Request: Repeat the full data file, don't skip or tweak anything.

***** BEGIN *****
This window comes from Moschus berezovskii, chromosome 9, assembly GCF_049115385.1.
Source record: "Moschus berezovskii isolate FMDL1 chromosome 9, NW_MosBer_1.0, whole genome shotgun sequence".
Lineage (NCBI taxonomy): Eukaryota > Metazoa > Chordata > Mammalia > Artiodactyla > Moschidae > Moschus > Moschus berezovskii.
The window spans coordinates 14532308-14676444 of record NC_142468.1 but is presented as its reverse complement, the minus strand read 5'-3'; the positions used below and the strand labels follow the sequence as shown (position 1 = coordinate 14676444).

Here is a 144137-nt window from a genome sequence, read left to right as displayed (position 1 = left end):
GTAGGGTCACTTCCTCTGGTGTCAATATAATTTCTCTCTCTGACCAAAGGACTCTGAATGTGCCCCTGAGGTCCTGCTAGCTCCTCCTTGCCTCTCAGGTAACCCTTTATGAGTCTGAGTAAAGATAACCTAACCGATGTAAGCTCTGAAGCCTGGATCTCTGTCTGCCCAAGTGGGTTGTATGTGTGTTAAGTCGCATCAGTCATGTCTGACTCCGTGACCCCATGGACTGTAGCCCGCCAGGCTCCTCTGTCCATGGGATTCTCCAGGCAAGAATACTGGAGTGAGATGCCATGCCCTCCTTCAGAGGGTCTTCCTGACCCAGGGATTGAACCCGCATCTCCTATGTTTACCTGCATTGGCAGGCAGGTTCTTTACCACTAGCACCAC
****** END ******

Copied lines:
This window comes from Moschus berezovskii, chromosome 9, assembly GCF_049115385.1.
Source record: "Moschus berezovskii isolate FMDL1 chromosome 9, NW_MosBer_1.0, whole genome shotgun sequence".
Lineage (NCBI taxonomy): Eukaryota > Metazoa > Chordata > Mammalia > Artiodactyla > Moschidae > Moschus > Moschus berezovskii.
The window spans coordinates 14532308-14676444 of record NC_142468.1 but is presented as its reverse complement, the minus strand read 5'-3'; the positions used below and the strand labels follow the sequence as shown (position 1 = coordinate 14676444).

Here is a 144137-nt window from a genome sequence, read left to right as displayed (position 1 = left end):
GTAGGGTCACTTCCTCTGGTGTCAATATAATTTCTCTCTCTGACCAAAGGACTCTGAATGTGCCCCTGAGGTCCTGCTAGCTCCTCCTTGCCTCTCAGGTAACCCTTTATGAGTCTGAGTAAAGATAACCTAACCGATGTAAGCTCTGAAGCCTGGATCTCTGTCTGCCCAAGTGGGTTGTATGTGTGTTAAGTCGCATCAGTCATGTCTGACTCCGTGACCCCATGGACTGTAGCCCGCCAGGCTCCTCTGTCCATGGGATTCTCCAGGCAAGAATACTGGAGTGAGATGCCATGCCCTCCTTCAGAGGGTCTTCCTGACCCAGGGATTGAACCCGCATCTCCTATGTTTACCTGCATTGGCAGGCAGGTTCTTTACCACTAGCACCAC